By Robin L.S. Burroughs and Jacob PolceVenable LLP (blog in Lexology July 20, 2022)
On May 25, 2022, the U.S. Department of Labor (DOL) announced that the Wage and Hour Division (WHD) published new Family and Medical Leave Act (FMLA) Guidance. The DOL explained that the new Fact Sheet and Frequently Asked Questions (FAQs) are focused on drawing attention to the use of FMLA leave to support employees’ mental health. The new guidance provides additional resources for employers to better understand their employees’ rights to take FMLA leave for serious mental health conditions.
FMLA Fast Facts
The new guidance does not change the fundamentals of FMLA eligibility: FMLA leave is only available to “eligible employees” working for “covered employers.” To be covered by the FMLA, an employer must have 50 or more employees for at least 20 workweeks in a year. Employees of a covered employer are eligible for FMLA leave once they have worked for at least 12 months and have recorded at least 1,250 work hours in the year preceding leave.
Mental Health and the FMLA
The WHD’s new Fact Sheet reminds employers that eligible employees may take FMLA leave because of a serious health condition, which may include mental health conditions. Under the FMLA, mental health conditions may qualify for FMLA leave if they require (1) impatient care or (2) continuing treatment by a healthcare provider.
In the mental health context, inpatient care can include more than a hospital stay. The WHD specifically cautions employers that the FMLA also applies to overnight stays in treatment centers for addiction or eating disorders. The requisite treatment by a healthcare provider can include treatment for common chronic conditions such as anxiety and depression, as well as one-time or short-term conditions that incapacitate an individual for more than three consecutive days.
Employers should also recall that leave under the FMLA may be either continuous or intermittent. Intermittent leave may be more common for some mental health conditions and might be requested when flare-ups occur or so the employee can attend ongoing counseling/therapy appointments.
Reasons for Mental Health FMLA Leave
In addition to broadly outlining when a mental health condition is covered by the FMLA, the WHD’s new guidance also reminds employers of specific reasons for leave that employers must be aware of to ensure FMLA compliance.
Caring for Oneself or a Covered Family Member. First, an eligible employee may take up to 12 weeks of leave for their own serious mental health condition that renders them unable to perform their essential job duties. In addition to caring for oneself, an eligible employee can take FMLA leave to care for a covered family member with a serious mental condition. For example, the new FAQs explain that employers must recognize an employee’s right to use FMLA leave to provide care for a spouse who is undergoing inpatient treatment for substance abuse or to attend a care conference with a spouse’s healthcare provider.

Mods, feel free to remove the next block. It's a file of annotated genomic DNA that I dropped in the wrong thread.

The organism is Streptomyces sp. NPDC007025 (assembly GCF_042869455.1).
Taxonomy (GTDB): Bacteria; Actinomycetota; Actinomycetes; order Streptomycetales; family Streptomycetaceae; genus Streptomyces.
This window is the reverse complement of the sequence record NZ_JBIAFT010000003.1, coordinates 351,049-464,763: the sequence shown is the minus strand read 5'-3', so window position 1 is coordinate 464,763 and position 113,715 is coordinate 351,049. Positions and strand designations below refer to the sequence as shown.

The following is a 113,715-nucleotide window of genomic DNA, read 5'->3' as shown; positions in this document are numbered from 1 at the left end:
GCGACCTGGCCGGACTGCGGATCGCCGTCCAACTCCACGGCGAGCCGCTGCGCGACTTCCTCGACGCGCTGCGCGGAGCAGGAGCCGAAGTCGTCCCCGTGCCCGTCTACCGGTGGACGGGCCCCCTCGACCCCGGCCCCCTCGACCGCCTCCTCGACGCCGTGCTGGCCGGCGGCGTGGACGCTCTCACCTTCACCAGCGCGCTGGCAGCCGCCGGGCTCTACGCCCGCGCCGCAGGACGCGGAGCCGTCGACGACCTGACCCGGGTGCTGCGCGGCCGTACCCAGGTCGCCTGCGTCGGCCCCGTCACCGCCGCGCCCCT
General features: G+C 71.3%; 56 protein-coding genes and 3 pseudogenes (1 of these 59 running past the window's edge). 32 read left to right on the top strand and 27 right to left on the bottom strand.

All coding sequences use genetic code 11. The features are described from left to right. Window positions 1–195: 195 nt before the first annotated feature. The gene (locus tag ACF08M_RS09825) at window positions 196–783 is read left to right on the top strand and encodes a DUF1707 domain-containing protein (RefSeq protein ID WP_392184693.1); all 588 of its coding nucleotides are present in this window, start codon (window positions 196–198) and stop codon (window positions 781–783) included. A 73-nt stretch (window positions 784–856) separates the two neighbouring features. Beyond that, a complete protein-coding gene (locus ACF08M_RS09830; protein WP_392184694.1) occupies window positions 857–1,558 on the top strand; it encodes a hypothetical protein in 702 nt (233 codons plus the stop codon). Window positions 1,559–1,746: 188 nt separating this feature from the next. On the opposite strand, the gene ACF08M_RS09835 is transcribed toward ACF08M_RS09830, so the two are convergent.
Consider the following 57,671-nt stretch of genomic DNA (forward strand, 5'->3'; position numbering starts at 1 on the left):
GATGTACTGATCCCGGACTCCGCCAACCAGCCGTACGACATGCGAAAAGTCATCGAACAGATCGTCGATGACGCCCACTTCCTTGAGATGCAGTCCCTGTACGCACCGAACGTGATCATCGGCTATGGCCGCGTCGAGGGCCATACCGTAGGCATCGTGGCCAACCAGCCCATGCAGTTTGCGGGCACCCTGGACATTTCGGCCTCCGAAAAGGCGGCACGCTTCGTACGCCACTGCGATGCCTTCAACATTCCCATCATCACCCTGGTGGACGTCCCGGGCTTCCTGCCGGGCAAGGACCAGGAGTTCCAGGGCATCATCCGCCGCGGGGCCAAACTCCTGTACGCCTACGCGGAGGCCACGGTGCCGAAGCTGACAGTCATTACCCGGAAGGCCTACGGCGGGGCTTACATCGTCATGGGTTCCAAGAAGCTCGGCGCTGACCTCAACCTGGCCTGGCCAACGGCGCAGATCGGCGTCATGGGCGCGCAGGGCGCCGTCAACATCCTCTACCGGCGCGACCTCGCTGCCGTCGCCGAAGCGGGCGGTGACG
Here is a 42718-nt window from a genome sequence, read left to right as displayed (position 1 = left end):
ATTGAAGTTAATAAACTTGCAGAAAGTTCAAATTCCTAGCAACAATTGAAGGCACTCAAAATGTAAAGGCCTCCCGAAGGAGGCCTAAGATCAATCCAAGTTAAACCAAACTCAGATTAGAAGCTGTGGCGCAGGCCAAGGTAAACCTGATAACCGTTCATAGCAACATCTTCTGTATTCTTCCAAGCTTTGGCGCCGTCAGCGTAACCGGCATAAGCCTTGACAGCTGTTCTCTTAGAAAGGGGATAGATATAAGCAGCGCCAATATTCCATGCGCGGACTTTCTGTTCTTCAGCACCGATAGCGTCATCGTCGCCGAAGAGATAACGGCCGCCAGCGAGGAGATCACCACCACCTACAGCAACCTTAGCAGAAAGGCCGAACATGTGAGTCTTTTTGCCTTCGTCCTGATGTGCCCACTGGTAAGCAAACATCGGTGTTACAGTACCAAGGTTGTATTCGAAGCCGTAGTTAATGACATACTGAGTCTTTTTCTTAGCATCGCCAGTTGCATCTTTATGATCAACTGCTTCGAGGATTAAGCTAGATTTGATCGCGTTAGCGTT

Caring for an Adult Child. Although FMLA is generally not available for an employee to care for a child over the age of 18, the new guidance notes an exception if the child cannot care for himself or herself because of a mental or physical disability. Importantly, the new guidance reiterates that employers should follow the Equal Employment Opportunity Commission’s (EEOC) regulations and guidance in determining whether an adult child’s mental health condition rises to the level of a “disability” that could qualify for FMLA leave.
Employer Rights and Obligations
Confidentiality. The new Fact Sheet reiterates the FMLA’s requirement to keep employee medical records confidential. Employees often have a heightened concern for confidentiality regarding mental health treatment. As with other medical records, employers are required to keep and maintain such files separate from more routine personnel files.
Certification. Despite the general need for confidentiality, the FMLA does grant employers the right to require an employee to submit a certification from a healthcare provider to support the employee’s need for FMLA leave – this extends to mental health providers. While the certification must be sufficient to support the employee’s leave, an employer cannot require the employee to disclose a diagnosis. While medical professionals often do provide a diagnosis on an FMLA certification, mental health providers may be less likely to volunteer this information, or employees may request that it not be provided to their employers. Employers are reminded that a formal diagnosis is not required to substantiate FMLA leave.
Retaliation. The new guidance stresses that, as always, employers are prohibited from interfering with, restraining, or denying the exercise of, or the attempt to exercise, any FMLA right. For example, the guidance warns that employers are barred from refusing to authorize leave or disclosing, or threatening to disclose, information about an employee’s mental health condition in an attempt to discourage them from taking FMLA leave.
As the WHD continues to bring attention to mental health and crack down on noncompliant employers, it is critical that your organization is aware of the ever-evolving web of FMLA guidance.